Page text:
Switzerland’s First Woman Minister Resigns in Scandal
BERN, Switzerland (AP) _ The country’s first woman Cabinet member resigned Thursday after a prosecutor’s report said she was ″strongly suspected″ of leaking confidential information to her husband about a drug inquiry.
The announcement by Justice Minister Elisabeth Kopp brings to a head this nation’s biggest scandal in years, known as the ″Lebanon Connection.″
In her statement distributed by a staff member, Mrs. Kopp said she was stepping down in the ″in the interest of a quick, unconditional and comprehensive″ investigation.
Mrs. Kopp acknowledged for the first time that ″seen today, the telephone call (to my husband) was a mistake I regret.″ She said keeping her post had become ″humanly and politically″ impossible.
Last month, she announced she would resign at the end of February.
Defense Minister Arnold Koller, who also serves as Mrs. Kopp’s deputy, assumed the justice minister’s post as caretaker until Parliament approves her successor. It is expected to do so within several weeks.
Mrs. Kopp said Wednesday she did not believe she was guilty of wrongdoing.
A prosecutor’s preliminary inquiry into the leak, whose results were published Wednesday, said Mrs. Kopp was ″strongly suspected of violating an official secret in warning her husband to sever ties with a company under investigation in a major drug money-laundering scandal.
The inquiry by special prosecutor Hans Hungerbuehler said Mrs. Kopp and two aides passed on details of a ministry file on the investigation of Lebanese- controlled Shakarchi Trading A.G., where her husband, Hans W. Kopp, quit as board member after the warning.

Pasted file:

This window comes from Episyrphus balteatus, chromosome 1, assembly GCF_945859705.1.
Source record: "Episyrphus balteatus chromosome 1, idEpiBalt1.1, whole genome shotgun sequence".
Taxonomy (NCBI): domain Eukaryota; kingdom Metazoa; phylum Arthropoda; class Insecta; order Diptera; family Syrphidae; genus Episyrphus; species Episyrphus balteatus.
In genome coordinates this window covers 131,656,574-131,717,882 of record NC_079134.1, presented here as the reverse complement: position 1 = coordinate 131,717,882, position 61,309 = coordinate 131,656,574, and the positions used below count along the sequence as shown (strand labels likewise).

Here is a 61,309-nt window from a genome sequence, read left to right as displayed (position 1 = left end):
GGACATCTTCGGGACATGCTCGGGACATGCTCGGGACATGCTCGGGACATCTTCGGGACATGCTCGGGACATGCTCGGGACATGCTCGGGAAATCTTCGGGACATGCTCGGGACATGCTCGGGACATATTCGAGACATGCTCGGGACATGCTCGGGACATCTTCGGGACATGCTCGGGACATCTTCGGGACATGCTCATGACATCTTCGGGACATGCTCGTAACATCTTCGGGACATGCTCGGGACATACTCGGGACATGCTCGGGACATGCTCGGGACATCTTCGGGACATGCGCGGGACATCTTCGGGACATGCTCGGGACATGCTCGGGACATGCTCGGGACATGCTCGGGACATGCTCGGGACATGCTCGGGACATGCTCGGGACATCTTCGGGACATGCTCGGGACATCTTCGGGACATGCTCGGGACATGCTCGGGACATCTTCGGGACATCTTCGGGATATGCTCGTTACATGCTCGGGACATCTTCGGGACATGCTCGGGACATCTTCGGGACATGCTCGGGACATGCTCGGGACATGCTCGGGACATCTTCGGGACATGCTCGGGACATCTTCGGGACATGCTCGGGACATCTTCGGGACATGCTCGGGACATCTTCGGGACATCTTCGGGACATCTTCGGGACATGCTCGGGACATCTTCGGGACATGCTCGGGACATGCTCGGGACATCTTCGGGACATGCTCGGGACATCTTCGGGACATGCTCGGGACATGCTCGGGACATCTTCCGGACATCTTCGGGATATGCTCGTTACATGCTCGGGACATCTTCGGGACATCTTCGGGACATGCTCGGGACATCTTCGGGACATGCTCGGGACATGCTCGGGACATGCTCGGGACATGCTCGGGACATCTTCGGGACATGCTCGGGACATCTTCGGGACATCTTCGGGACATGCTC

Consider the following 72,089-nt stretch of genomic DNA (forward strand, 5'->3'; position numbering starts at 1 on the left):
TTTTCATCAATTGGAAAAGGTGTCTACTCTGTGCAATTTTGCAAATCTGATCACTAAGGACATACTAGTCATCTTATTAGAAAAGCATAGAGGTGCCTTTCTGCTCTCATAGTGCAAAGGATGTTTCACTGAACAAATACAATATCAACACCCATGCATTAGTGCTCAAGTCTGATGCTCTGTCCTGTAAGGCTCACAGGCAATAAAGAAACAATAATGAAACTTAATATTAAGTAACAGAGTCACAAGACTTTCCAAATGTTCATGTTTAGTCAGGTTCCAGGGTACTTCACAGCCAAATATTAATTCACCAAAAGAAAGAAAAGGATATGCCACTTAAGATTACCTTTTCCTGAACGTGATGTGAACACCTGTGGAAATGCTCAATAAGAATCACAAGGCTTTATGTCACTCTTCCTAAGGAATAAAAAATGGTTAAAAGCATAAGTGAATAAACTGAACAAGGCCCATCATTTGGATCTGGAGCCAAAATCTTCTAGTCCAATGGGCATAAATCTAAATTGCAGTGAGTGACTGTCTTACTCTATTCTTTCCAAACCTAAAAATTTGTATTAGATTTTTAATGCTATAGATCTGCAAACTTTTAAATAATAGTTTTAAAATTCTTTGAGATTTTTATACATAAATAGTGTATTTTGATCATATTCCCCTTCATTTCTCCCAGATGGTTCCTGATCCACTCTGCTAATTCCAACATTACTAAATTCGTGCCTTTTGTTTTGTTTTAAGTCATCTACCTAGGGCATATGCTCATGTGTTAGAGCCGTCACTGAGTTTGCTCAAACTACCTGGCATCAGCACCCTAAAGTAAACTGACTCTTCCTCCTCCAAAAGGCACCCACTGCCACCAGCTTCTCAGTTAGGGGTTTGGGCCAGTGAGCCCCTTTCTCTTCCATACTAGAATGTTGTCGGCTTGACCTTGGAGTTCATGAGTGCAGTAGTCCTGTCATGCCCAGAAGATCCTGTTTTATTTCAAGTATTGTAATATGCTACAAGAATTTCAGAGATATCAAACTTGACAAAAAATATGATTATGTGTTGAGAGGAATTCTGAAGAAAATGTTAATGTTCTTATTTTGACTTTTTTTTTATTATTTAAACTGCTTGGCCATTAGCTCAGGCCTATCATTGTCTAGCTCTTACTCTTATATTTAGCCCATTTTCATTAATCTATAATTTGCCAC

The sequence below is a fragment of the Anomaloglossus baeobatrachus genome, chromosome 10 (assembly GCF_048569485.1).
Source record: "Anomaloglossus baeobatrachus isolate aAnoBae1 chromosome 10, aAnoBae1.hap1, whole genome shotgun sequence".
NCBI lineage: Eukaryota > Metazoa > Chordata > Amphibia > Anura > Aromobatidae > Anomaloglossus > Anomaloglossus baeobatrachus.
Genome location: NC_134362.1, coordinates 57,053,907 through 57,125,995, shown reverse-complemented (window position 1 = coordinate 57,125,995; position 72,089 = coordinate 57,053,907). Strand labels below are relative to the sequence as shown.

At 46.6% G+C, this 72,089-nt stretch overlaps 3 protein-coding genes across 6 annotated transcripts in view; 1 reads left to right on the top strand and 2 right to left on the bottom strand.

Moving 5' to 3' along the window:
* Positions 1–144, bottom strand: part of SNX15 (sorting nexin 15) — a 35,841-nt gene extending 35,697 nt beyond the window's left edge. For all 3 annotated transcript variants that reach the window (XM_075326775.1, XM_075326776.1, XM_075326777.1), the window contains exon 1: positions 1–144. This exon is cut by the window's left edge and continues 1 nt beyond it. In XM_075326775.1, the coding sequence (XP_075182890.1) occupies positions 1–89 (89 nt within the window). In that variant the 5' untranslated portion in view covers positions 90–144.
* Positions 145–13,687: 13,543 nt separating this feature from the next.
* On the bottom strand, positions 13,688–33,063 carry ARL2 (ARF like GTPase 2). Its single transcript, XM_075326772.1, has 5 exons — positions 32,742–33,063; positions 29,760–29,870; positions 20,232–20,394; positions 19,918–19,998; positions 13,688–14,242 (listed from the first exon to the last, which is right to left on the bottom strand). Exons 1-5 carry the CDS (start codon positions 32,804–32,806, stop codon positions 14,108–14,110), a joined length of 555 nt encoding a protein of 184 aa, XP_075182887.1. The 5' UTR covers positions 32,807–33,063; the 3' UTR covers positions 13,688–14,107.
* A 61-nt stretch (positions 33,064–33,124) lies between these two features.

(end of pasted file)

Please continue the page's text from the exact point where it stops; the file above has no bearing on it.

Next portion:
Newspaper reports say he left the same day his wife called. She says she only passed on ″rumors″ she had discovered independently.
A week after the call, prosecutors announced they were investigating the $1 billion money-laundering operation. Shakarchi was among the companies and banks named by authorities as possibly involved, but no charges have been filed.
In Thursday’s statement, Mrs. Kopp said she had asked the president of the Parliament to take steps needed to lift her immunity from prosecution. She said she did so in the interest of a complete inquiry.
″I expect that this grave accusation will be resolved through a continuation″ of a public inquiry, she said.
Mrs. Kopp’s resignation follows nationwide debate of the affair, which has generated domestic banner headlines for almost three months.
Under Swiss law, a government official found guilty of violating an official secret can be fined or jailed for up to three years.
Mrs. Kopp, 52, rated the most popular Cabinet member in a public opinion poll in December. She also served as deputy interior minister and Swiss vice president, an honorific post rotating annually among the seven ministers.